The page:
Damayonti’s 49th day is March 15. If you would like to pray for Damayonti to support her journey through the bardo, it is suggested to first recite the Heart Sutra, followed by any type of nature-of-mind meditation practice, then finish by dedicating your practice to Damayonti and all sentient beings.
If you would like to offer a gift in honor of Damayonti’s life and to help manifest her aspiration to complete the Stupa Project, you may do so by clicking on the button below.
“The 16th Gyalwang Karmapa seldom gave Dharma teachings through words but taught intensively through physical gestures and tamed beings through his mere presence. One of his major activities was to liberate all those who saw him … so there is undoubtedly great value in any visual connection made with him.”*
— His Holiness the 17th Gyalwang Karmapa
During this difficult time of the global coronavirus pandemic, we can find solace and inspiration by seeing images, watching videos, and perhaps recalling one’s own experience of His Holiness the 16th Karmapa. His spontaneous and joyous actions benefited beings wherever and in whatever way conditions permitted, despite any obstacles.
We are pleased to present a way to visually connect with the 16th Karmapa by sharing photographs and videos about him. Contemplating his life and the lives of other lineage masters can benefit our mind stream and help us find the courage to open our hearts as we move through distressing times. When we benefit ourselves in this way, we are better equipped to support others both directly and indirectly.
We hope these offerings about His Holiness are indeed uplifting and an inspiration for yourself, your family, friends, colleagues and communities. We will soon include new ways to share acts of kindness so that those positive actions may ripple outward to be felt far and wide.
This week’s video features James Gimian, who first became involved with Buddhism in 1972, as a student of Chogyam Trungpa Rinpoche. Two years later, he held a lead role during His Holiness the 16th Karmapa’s first visit to the United States for the ten day Dharma Festival in San Francisco, in 1974. In the video interview Mr. Gimian, who is the publisher of Mindful Magazine, describes how His Holiness was a vital catalyst for introducing Buddhism to the West by facilitating “the diaspora of the teachings coming to the west.”
Knowing that His Holiness was instrumental in the blossoming of Buddhism in Western culture, Mr. Gimian also recognizes how the Stupa in Wadsworth, in the Heartland of America, will serve as “ground zero for the dharma becoming deeply rooted in North American soil.”
The story of His Holiness’ positive influences on those who cared for him at the end of his life in Illinois, reminds us of the power we all have to make a difference in the lives of others and vice versa. It made us think with tremendous gratitude and prayers for the safety of the millions of brave and selfless pandemic healthcare workers around the world. We can also follow His Holiness’ example and express gratitude, kindness, joy, generosity, and compassion in our everyday interactions regardless of challenging circumstances. We can be the positive change we all long for.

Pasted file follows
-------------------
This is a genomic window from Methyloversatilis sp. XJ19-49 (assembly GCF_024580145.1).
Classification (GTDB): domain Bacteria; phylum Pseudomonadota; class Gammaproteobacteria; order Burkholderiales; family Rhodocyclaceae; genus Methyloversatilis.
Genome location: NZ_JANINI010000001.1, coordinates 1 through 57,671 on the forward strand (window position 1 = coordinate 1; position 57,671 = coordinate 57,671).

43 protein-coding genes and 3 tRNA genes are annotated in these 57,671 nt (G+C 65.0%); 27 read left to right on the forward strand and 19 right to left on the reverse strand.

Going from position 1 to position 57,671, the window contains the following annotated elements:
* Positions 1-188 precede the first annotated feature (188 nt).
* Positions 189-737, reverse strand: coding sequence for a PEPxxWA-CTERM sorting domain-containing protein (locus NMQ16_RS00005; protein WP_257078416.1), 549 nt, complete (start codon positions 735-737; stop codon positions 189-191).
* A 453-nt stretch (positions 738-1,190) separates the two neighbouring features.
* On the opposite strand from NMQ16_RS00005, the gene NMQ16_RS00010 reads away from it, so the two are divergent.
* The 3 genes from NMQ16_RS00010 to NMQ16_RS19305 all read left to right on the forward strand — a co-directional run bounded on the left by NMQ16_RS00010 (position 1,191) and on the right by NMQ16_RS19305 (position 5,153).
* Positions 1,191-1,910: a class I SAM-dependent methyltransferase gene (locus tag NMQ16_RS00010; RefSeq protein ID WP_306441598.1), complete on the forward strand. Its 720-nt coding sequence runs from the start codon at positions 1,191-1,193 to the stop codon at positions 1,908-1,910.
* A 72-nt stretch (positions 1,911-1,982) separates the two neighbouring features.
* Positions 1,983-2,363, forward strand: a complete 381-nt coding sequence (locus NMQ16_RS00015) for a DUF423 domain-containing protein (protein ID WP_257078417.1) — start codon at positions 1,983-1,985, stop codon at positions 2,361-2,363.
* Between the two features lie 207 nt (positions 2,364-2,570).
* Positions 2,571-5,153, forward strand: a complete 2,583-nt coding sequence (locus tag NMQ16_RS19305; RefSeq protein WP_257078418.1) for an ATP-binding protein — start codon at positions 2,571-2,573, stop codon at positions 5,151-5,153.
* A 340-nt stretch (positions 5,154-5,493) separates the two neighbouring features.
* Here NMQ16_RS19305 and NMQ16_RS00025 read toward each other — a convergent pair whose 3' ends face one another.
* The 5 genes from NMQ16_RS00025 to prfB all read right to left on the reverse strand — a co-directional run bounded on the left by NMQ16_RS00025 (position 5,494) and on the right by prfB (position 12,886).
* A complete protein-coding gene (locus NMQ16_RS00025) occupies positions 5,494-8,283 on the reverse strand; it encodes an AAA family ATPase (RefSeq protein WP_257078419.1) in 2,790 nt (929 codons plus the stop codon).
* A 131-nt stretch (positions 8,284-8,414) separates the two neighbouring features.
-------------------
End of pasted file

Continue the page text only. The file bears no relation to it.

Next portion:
We give great thanks to everyone who has generously donated to help bring this vision to fruition by supporting our campaign for the Stupa. While the campaign will continue through June, we understand that making a donation is not possible for many at this time. Should you be able to give or feel moved to support the campaign at any point, your gift will be gratefully received.
We wish you all good health and well being, and look forward to sharing more about His Holiness with you next week.
*Excerpted from Dharma King: The Life of the 16th Karmapa in Images
The annual weekend celebration of the Parinirvana of the 16th Karmapa
Under a full moon shining on the waters of Lake Michigan, the annual weekend celebration of His Holiness, the 16th Karmapa’s Parinirvana opened with a teaching by Dzogchen Ponlop Rinpoche on Friday, November 4, at the Illinois Beach Hotel in Zion, Illinois.
Damayonti Sengupta, founding board member of The Karmapa Center 16 (KC16), greeted the audience, many of whom had traveled long-distances to be there, hailing from Asia, Europe, Canada, Mexico and numerous cities across America. Sengupta introduced the President of KC16 Board of Directors, Dilyak Drupon Rinpoche, who was present at the time of His Holiness’ death; Board Vice President and caretaker of the Center Lama Phuntsok Samkhang; and Dzogchen Ponlop Rinpoche, who envisioned the Center and was a life-long student of His Holiness.
FRIDAY NIGHT TEACHING: Manifesting loving-kindness and compassion
After extending a warm welcome to everyone, Rinpoche gave a teaching on loving-kindness and compassion that illustrated how his teacher, the 16th Karmapa (HHK16), manifested those qualities at all times towards all creatures throughout his life.
Rinpoche spoke about the physical and mental challenges present in our world today, about our fear that this is the worst time ever. Yesterday looks better, he said, even though the problem is the same. He then referenced an interview with His Holiness during the Cold War. Rinpoche recalled that His Holiness burst into laughter when the journalist asked him about current international tensions, replying “The world is always the same!”